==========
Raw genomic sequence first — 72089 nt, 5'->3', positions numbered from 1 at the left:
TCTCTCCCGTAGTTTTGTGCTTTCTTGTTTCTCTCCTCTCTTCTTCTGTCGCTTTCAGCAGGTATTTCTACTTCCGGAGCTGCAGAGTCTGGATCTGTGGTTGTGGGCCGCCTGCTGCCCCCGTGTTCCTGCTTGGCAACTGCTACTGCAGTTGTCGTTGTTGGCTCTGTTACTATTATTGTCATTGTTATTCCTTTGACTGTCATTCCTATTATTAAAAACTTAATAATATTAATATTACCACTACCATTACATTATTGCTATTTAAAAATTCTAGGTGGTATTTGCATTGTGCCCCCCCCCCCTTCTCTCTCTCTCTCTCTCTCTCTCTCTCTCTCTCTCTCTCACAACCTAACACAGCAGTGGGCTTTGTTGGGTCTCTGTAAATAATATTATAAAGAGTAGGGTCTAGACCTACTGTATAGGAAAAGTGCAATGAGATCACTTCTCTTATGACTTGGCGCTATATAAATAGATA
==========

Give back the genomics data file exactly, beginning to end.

Raw genomic sequence first — 72089 nt, 5'->3', positions numbered from 1 at the left:
TCTCTCCCGTAGTTTTGTGCTTTCTTGTTTCTCTCCTCTCTTCTTCTGTCGCTTTCAGCAGGTATTTCTACTTCCGGAGCTGCAGAGTCTGGATCTGTGGTTGTGGGCCGCCTGCTGCCCCCGTGTTCCTGCTTGGCAACTGCTACTGCAGTTGTCGTTGTTGGCTCTGTTACTATTATTGTCATTGTTATTCCTTTGACTGTCATTCCTATTATTAAAAACTTAATAATATTAATATTACCACTACCATTACATTATTGCTATTTAAAAATTCTAGGTGGTATTTGCATTGTGCCCCCCCCCCCTTCTCTCTCTCTCTCTCTCTCTCTCTCTCTCTCTCTCTCTCACAACCTAACACAGCAGTGGGCTTTGTTGGGTCTCTGTAAATAATATTATAAAGAGTAGGGTCTAGACCTACTGTATAGGAAAAGTGCAATGAGATCACTTCTCTTATGACTTGGCGCTATATAAATAGATA